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During my group's recent run of White Plume Mountain in 3rd Edition, we encountered a scenario that brought into question the versatility of the Spider Climb spell effect. In the dungeon, one room involves a trap in which the floor is "magically frictionless", and the group is bound to slide around helplessly into traps. One player, however, tried to reason that he could use his Slippers of Spider Climb to help.

(There actually are Slippers of Spider Climb available to be found inside the dungeon as treasure, but by coincidence, the player already had their own pair. Nevertheless, the dungeon designers may have actually considered this.)

The reasoning is that a floor is not physically different than a wall, simply at a different angle. By crawling on all-fours, the adventurer should be able to activate the ability and stick to the floor just as they would a wall, moving at the typical 1/4th speed. As the DM, I allowed this clever use.

This got us thinking: What other uses does the Spider Climb spell have? How far does this ability to stick to things actually stretch? Using this logic, it would seem that it would grant a considerable benefit to balance checks in most situations where one might be thrown about. Granted, they would have to be prone for this to work, and most balance checks are done to avoid becoming prone, defeating the purpose in those cases. Still, scenarios where someone might need to keep their balance from being flung in a direction, such as staying on a boat in a storm, or holding on to a rampaging colossal creature, may apply.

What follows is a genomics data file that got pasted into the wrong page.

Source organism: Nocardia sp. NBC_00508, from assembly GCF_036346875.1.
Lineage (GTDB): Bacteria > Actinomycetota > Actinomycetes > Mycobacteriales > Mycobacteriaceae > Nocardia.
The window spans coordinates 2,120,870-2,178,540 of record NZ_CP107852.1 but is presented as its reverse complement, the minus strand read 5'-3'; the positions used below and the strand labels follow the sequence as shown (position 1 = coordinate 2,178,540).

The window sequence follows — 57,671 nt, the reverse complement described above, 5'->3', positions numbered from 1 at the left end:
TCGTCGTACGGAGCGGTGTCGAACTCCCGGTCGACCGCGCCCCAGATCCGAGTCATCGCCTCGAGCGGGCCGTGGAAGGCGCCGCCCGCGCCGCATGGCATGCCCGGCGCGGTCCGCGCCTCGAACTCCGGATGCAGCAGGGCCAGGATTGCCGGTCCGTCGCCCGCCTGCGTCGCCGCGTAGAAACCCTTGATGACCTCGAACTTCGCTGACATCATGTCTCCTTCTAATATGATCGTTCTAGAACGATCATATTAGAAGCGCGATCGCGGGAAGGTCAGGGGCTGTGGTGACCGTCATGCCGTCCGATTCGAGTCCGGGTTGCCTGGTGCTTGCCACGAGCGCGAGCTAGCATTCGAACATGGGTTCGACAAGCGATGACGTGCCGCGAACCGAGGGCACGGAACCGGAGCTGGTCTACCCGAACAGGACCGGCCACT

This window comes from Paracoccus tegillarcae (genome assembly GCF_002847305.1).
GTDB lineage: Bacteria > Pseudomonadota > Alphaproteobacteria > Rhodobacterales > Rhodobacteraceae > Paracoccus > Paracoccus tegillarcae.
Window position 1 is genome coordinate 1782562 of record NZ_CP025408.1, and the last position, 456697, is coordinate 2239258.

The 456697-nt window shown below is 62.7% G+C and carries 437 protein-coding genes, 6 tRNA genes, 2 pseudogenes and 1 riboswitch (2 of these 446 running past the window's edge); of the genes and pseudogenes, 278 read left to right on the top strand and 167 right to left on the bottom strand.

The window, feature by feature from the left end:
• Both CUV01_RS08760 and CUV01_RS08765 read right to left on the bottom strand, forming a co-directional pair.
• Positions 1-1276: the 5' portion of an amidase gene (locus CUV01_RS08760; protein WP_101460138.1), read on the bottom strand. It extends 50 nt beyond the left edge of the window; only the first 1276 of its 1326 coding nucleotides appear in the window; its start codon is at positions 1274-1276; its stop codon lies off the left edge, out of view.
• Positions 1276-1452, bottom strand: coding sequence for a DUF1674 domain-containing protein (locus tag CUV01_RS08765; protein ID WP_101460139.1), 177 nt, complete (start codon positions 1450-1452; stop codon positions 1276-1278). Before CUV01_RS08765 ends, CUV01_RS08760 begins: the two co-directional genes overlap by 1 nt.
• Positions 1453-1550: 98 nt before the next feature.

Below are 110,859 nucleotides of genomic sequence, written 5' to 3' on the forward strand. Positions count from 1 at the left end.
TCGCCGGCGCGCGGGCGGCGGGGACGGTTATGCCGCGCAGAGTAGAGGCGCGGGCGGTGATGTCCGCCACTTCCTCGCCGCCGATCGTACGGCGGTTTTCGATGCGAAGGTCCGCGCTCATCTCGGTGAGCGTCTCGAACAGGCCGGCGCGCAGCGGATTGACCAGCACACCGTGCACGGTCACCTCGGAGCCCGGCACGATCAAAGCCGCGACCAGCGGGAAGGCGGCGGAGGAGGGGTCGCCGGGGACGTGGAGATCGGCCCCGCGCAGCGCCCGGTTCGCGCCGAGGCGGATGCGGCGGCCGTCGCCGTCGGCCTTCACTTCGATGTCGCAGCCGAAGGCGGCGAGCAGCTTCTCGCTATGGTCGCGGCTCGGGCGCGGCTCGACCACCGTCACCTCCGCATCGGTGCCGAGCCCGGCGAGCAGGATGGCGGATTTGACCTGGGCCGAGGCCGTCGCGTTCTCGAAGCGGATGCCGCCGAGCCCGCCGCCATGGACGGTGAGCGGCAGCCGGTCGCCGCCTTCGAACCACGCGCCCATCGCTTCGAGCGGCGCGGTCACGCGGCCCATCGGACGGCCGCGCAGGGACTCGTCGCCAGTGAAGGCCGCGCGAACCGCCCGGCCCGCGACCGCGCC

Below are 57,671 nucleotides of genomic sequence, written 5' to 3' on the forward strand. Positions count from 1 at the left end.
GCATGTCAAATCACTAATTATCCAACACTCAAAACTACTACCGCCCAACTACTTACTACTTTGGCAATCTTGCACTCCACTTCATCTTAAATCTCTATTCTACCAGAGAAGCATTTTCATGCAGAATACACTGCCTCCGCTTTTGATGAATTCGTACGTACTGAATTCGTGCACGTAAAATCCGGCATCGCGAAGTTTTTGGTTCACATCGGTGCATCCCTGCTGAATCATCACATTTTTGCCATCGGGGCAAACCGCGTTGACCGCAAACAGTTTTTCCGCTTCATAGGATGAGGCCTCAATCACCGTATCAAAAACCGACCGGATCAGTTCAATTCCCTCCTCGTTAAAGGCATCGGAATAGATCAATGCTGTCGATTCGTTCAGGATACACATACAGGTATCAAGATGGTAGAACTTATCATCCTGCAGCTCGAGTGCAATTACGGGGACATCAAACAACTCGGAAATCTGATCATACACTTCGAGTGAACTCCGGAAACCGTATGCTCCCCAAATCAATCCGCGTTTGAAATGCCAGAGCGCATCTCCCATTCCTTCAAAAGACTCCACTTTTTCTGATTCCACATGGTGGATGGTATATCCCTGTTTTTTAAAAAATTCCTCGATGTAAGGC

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I feel like this isn't a real question. By the rules, the only thing spider climb allows you to do is climb. Any thing else is a houserule that's going to vary from group to group, which means that this is basically a "list your cool ideas for spider climb!" question. List questions are not on topic here, because how could you pick a "correct" answer to that? – KRyan Jan 17 '13 at 0:53
Although I can see some opinion getting involved, it is still possible to cite skill check bonuses or DCs found elsewhere. I think it would be possible to narrow down the answer to a reasonable ruling that is backed by facts and precedence. – Southpaw Hare Jan 17 '13 at 1:02
Reopened. So far none of the answers are "list items" and anyone who's read Good Subjective, Bad Subjective should understand how we handle answers that aren't "letter of the law" on SE's. – mxyzplk Jan 17 '13 at 12:54
up vote 16 down vote accepted

As a matter of fact, Spider Climb does not allow to traverse frictionless surface automatically, much as the spiders can't traverse glass, for example. All it does is granting climb speed to its subject, and that doesn't even mean automatic climb success: